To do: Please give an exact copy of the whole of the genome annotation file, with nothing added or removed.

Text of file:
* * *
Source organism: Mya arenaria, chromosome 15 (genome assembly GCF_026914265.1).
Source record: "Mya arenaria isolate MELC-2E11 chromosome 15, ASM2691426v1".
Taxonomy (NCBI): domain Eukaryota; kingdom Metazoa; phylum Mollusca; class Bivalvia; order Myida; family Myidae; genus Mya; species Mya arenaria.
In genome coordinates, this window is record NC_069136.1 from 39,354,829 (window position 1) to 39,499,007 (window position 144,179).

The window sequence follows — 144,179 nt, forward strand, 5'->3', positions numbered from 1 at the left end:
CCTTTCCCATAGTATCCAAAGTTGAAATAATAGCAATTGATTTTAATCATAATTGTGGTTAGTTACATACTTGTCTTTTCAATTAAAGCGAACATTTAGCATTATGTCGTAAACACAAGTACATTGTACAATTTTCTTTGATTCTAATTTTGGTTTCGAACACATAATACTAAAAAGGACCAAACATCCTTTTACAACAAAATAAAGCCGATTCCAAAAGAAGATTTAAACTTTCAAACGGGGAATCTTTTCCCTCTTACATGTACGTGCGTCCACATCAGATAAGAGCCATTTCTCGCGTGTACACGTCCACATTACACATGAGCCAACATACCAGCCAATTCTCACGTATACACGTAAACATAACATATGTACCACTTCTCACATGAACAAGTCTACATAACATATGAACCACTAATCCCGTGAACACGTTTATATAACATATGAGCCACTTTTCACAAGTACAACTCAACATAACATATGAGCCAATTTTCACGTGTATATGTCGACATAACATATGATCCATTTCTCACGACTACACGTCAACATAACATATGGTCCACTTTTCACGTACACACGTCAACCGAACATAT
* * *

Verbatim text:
Source organism: Mya arenaria, chromosome 15 (genome assembly GCF_026914265.1).
Source record: "Mya arenaria isolate MELC-2E11 chromosome 15, ASM2691426v1".
Taxonomy (NCBI): domain Eukaryota; kingdom Metazoa; phylum Mollusca; class Bivalvia; order Myida; family Myidae; genus Mya; species Mya arenaria.
In genome coordinates, this window is record NC_069136.1 from 39,354,829 (window position 1) to 39,499,007 (window position 144,179).

The window sequence follows — 144,179 nt, forward strand, 5'->3', positions numbered from 1 at the left end:
CCTTTCCCATAGTATCCAAAGTTGAAATAATAGCAATTGATTTTAATCATAATTGTGGTTAGTTACATACTTGTCTTTTCAATTAAAGCGAACATTTAGCATTATGTCGTAAACACAAGTACATTGTACAATTTTCTTTGATTCTAATTTTGGTTTCGAACACATAATACTAAAAAGGACCAAACATCCTTTTACAACAAAATAAAGCCGATTCCAAAAGAAGATTTAAACTTTCAAACGGGGAATCTTTTCCCTCTTACATGTACGTGCGTCCACATCAGATAAGAGCCATTTCTCGCGTGTACACGTCCACATTACACATGAGCCAACATACCAGCCAATTCTCACGTATACACGTAAACATAACATATGTACCACTTCTCACATGAACAAGTCTACATAACATATGAACCACTAATCCCGTGAACACGTTTATATAACATATGAGCCACTTTTCACAAGTACAACTCAACATAACATATGAGCCAATTTTCACGTGTATATGTCGACATAACATATGATCCATTTCTCACGACTACACGTCAACATAACATATGGTCCACTTTTCACGTACACACGTCAACCGAACATAT